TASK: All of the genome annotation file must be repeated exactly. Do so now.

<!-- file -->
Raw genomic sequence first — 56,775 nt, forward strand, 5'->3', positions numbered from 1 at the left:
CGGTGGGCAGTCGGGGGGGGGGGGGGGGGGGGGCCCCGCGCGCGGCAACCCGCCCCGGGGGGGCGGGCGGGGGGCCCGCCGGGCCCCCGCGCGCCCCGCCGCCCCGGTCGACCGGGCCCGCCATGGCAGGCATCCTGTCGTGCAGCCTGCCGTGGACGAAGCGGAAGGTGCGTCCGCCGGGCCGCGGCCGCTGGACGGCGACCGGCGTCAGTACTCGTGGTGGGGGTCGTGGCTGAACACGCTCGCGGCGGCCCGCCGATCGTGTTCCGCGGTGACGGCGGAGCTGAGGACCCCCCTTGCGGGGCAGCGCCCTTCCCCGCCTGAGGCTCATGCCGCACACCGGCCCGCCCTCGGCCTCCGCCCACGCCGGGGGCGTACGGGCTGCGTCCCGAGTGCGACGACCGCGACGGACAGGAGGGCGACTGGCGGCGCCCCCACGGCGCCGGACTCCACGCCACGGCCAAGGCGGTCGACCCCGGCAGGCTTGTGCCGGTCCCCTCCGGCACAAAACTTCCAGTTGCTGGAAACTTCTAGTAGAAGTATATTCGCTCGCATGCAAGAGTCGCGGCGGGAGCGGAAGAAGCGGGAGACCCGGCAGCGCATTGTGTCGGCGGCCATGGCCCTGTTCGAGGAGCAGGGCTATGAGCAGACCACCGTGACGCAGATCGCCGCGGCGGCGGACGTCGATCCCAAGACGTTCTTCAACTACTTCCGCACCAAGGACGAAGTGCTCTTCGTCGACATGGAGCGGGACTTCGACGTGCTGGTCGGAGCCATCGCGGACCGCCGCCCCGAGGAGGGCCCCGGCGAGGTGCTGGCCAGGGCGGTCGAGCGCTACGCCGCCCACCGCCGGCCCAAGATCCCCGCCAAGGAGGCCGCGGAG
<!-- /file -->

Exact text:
Raw genomic sequence first — 56,775 nt, forward strand, 5'->3', positions numbered from 1 at the left:
CGGTGGGCAGTCGGGGGGGGGGGGGGGGGGGGGCCCCGCGCGCGGCAACCCGCCCCGGGGGGGCGGGCGGGGGGCCCGCCGGGCCCCCGCGCGCCCCGCCGCCCCGGTCGACCGGGCCCGCCATGGCAGGCATCCTGTCGTGCAGCCTGCCGTGGACGAAGCGGAAGGTGCGTCCGCCGGGCCGCGGCCGCTGGACGGCGACCGGCGTCAGTACTCGTGGTGGGGGTCGTGGCTGAACACGCTCGCGGCGGCCCGCCGATCGTGTTCCGCGGTGACGGCGGAGCTGAGGACCCCCCTTGCGGGGCAGCGCCCTTCCCCGCCTGAGGCTCATGCCGCACACCGGCCCGCCCTCGGCCTCCGCCCACGCCGGGGGCGTACGGGCTGCGTCCCGAGTGCGACGACCGCGACGGACAGGAGGGCGACTGGCGGCGCCCCCACGGCGCCGGACTCCACGCCACGGCCAAGGCGGTCGACCCCGGCAGGCTTGTGCCGGTCCCCTCCGGCACAAAACTTCCAGTTGCTGGAAACTTCTAGTAGAAGTATATTCGCTCGCATGCAAGAGTCGCGGCGGGAGCGGAAGAAGCGGGAGACCCGGCAGCGCATTGTGTCGGCGGCCATGGCCCTGTTCGAGGAGCAGGGCTATGAGCAGACCACCGTGACGCAGATCGCCGCGGCGGCGGACGTCGATCCCAAGACGTTCTTCAACTACTTCCGCACCAAGGACGAAGTGCTCTTCGTCGACATGGAGCGGGACTTCGACGTGCTGGTCGGAGCCATCGCGGACCGCCGCCCCGAGGAGGGCCCCGGCGAGGTGCTGGCCAGGGCGGTCGAGCGCTACGCCGCCCACCGCCGGCCCAAGATCCCCGCCAAGGAGGCCGCGGAG